One glance at the dirty dishes after a mid-week dinner party and it would be easy to agree with the YouGov survey announced yesterday that 40 per cent of us can't face the hassle or expense. After a dash home from work to tidy up, lay the table and throw together a shepherd's pie (homespun end result but with laborious preparation, which I always forget), by 10.30pm I'm wishing my guests would bugger off so I could go to bed. Then there's the clearing up...
For all that, there's something rather dispiriting about the idea of people across Britain sitting quietly in their kitchens, eating alone, as the age of the dinner party passes into history. Dinner parties – whether formal affairs with placements and tablecloths, cheese courses and decanters – or the more modern embodiment, the "kitchen supper", are part of the fabric of society. Without them the social discourse disappears. Yes, we can follow our friends on Twitter to catch their witty verdict on The Bridge, and we can see their holiday snaps on Facebook, but there's no satisfactory replacement for actual, you know, conversation; the kind that meanders around from the local book festival to movie gossip to politics.
OK, so that mid-week dinner party at my house was disproportionately high on school-in-special-measures-shocker and the shoes that have just gone on sale at Zara, but it was catching up with friends that really mattered.
The cost is a legitimate anxiety. The survey states that the average dinner party costs £60 and most of us hold six of them a year. My own profligacy/show-off tendencies put me at the upper end of their stats, I reckon, but there's no doubt that everyone – apart from the most haute of hostesses – is feeling the pinch. My own solution is to use Sunday's leftover roast lamb for the shepherd's pie and buy wine when it's on special offer and tuck it away.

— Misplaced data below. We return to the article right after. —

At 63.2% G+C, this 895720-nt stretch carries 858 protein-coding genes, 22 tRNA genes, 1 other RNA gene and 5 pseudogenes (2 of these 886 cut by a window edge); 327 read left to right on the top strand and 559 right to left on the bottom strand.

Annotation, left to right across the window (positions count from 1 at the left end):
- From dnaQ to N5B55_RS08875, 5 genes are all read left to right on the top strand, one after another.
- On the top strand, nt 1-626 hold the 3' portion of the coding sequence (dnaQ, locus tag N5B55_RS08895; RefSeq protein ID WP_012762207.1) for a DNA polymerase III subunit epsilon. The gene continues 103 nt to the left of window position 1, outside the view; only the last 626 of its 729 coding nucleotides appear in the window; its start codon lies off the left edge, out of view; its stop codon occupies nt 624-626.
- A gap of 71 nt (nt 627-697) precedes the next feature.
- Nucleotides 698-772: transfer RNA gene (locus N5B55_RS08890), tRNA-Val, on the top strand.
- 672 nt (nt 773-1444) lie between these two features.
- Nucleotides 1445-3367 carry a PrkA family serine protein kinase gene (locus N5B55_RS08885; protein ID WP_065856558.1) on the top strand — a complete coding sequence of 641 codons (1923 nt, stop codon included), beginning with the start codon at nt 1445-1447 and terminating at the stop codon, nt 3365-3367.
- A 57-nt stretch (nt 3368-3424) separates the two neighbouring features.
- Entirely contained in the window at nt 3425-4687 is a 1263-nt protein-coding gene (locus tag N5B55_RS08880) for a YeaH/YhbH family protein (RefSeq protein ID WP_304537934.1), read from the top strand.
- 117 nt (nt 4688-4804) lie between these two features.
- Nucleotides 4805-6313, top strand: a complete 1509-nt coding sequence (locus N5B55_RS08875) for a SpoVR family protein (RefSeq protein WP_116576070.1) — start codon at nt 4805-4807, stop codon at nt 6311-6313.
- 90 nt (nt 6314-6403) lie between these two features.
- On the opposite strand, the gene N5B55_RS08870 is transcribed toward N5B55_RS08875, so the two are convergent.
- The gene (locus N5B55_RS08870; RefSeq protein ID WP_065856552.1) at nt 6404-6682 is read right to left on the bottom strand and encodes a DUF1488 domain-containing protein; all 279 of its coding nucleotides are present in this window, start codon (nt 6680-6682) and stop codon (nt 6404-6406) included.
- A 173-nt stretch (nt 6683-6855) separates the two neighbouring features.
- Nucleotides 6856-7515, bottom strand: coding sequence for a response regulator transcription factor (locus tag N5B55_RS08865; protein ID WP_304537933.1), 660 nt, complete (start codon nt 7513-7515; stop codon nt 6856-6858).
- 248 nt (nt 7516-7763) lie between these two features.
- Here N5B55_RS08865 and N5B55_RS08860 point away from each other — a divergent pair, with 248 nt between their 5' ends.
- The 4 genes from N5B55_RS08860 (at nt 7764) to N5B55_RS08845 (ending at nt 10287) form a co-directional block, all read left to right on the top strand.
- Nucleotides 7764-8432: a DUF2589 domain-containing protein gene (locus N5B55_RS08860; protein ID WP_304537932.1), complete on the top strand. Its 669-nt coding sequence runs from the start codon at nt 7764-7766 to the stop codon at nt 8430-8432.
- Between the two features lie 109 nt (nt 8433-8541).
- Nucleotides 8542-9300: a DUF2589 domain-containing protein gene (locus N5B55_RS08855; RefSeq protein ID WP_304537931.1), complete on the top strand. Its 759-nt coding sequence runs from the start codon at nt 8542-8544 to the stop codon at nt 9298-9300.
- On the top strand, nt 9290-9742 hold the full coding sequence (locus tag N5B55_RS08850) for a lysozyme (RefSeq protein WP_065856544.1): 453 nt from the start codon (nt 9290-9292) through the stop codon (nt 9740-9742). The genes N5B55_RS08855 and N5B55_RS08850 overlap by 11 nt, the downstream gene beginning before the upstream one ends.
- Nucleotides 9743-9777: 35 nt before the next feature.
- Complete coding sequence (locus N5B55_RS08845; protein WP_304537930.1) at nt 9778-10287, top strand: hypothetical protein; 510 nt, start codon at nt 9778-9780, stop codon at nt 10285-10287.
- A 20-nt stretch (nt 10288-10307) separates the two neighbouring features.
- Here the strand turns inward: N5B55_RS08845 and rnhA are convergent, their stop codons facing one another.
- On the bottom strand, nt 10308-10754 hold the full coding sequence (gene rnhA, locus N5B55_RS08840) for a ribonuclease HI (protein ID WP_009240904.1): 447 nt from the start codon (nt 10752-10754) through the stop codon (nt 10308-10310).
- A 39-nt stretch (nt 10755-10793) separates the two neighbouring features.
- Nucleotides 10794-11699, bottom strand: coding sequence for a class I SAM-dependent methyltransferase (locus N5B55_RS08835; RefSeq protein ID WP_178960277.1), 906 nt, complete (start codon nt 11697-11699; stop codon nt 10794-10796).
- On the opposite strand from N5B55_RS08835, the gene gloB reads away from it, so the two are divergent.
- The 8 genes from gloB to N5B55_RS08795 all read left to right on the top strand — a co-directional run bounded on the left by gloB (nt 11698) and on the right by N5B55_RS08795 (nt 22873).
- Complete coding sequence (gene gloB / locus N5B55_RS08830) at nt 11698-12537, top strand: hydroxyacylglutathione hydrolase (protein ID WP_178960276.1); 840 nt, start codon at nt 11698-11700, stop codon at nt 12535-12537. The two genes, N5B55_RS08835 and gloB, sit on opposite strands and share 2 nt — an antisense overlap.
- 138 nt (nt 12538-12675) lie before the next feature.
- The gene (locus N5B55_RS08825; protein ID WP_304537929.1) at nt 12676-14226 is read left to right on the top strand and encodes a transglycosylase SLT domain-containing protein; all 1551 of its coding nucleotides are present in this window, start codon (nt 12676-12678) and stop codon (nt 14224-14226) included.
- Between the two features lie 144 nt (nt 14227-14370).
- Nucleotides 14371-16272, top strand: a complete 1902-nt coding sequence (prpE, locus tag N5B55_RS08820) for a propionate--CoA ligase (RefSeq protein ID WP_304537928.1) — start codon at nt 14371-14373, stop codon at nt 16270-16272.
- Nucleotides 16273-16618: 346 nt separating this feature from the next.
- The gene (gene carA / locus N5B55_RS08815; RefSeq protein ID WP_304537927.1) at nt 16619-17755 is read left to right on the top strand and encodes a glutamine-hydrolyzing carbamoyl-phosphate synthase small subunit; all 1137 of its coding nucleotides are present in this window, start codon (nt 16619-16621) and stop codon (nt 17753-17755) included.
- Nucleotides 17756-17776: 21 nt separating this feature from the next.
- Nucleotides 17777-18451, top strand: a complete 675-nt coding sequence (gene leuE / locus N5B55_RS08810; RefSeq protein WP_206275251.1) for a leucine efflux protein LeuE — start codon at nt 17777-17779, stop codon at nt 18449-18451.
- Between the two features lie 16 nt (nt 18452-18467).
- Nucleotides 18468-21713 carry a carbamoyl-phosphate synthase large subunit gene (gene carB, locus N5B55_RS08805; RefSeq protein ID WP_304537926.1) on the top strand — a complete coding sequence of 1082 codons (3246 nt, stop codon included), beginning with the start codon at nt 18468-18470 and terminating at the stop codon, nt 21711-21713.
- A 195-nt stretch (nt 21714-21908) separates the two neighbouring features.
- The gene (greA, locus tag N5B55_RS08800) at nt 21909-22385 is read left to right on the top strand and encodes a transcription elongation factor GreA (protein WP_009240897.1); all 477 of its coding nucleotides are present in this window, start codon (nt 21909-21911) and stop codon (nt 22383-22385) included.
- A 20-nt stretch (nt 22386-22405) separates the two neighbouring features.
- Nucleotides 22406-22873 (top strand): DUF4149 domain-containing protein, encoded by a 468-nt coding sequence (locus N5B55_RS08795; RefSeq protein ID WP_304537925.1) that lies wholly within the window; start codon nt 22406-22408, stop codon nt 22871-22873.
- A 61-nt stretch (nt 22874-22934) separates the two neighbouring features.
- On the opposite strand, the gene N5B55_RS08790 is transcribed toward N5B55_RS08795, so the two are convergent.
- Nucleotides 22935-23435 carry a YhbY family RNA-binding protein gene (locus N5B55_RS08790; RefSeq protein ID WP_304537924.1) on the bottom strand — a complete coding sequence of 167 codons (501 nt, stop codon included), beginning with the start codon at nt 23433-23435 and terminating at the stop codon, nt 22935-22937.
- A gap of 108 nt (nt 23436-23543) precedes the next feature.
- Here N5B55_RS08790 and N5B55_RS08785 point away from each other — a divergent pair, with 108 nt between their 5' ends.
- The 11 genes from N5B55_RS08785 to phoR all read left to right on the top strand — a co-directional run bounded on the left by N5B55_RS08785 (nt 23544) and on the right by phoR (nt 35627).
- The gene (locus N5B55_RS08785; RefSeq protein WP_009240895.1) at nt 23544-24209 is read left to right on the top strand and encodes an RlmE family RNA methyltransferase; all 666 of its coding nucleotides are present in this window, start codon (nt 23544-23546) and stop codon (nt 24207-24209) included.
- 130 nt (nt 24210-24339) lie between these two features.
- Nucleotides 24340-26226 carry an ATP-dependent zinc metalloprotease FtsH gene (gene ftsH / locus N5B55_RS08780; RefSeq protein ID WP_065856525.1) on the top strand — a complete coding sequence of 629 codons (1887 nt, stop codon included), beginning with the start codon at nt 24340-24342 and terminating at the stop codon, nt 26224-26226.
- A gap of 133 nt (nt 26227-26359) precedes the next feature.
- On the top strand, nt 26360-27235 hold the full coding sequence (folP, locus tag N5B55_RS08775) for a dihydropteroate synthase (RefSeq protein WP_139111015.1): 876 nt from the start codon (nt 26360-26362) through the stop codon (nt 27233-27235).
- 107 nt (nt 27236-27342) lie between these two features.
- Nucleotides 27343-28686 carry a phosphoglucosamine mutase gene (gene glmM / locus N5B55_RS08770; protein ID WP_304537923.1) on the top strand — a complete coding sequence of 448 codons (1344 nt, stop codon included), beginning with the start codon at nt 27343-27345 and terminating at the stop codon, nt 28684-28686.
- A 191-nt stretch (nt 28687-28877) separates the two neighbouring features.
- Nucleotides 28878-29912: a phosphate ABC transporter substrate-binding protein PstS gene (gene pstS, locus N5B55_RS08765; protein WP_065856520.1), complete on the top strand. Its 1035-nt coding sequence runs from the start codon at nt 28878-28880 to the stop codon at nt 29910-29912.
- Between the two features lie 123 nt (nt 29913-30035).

I do agree that performance anxiety gets the better of many would-be hosts. With wall-to-wall cookery shows on TV, who'd want to present their pasta with pesto in front of an ardent Great British Menu fan? But those shows are entertainment, not how-to videos. It'd be a very strange guest expecting salmon and caviar rolls with candied celery.
I once met Jamie Oliver and, on my husband's instructions, invited him round for dinner, on the assumption that no one else does. Sure enough, he says he never does get asked round, because everyone thinks their food isn't good enough.
But that's the point – dinner parties aren't actually about the food at all. Some of the best ones revolve around a large bowl of Doritos and a jug of mojitos; which is stretching the term dinner party to its limits, I agree, but it was a top night. I still want people to Come Dine with Me – not least because my children learnt to converse – which they do brilliantly – watching the grown-ups at our dinner table.
Don't let anyone steal your stories
Today is the funeral of a dear friend's father. John Dyson was a writer whose accounts of adventurers, particularly in the polar regions, were always absorbing and incisive; it's worth searching out his book The South Seas Dream: an Adventure in Paradise.
A fellow of the Royal Geographical Society, he loved nothing more than intrepid journeys to far-away places, notebook in hand. He wasn't particularly famous but he was an inspiration for quite a few journalists of my acquaintance (not least me).
I learnt one hack's trick from him the hard way. On his daughter's wedding day, when I, as maid of honour, was rehearsing my speech in the study at the family home, John came in, to read through his father-of-the-bride speech. "Ah, Lisa," he said in his soft New Zealand tones, "you don't mind if I use a couple of those stories in my speech, do you?" I was, as they say, speechless. And I never made that mistake again.Reuse content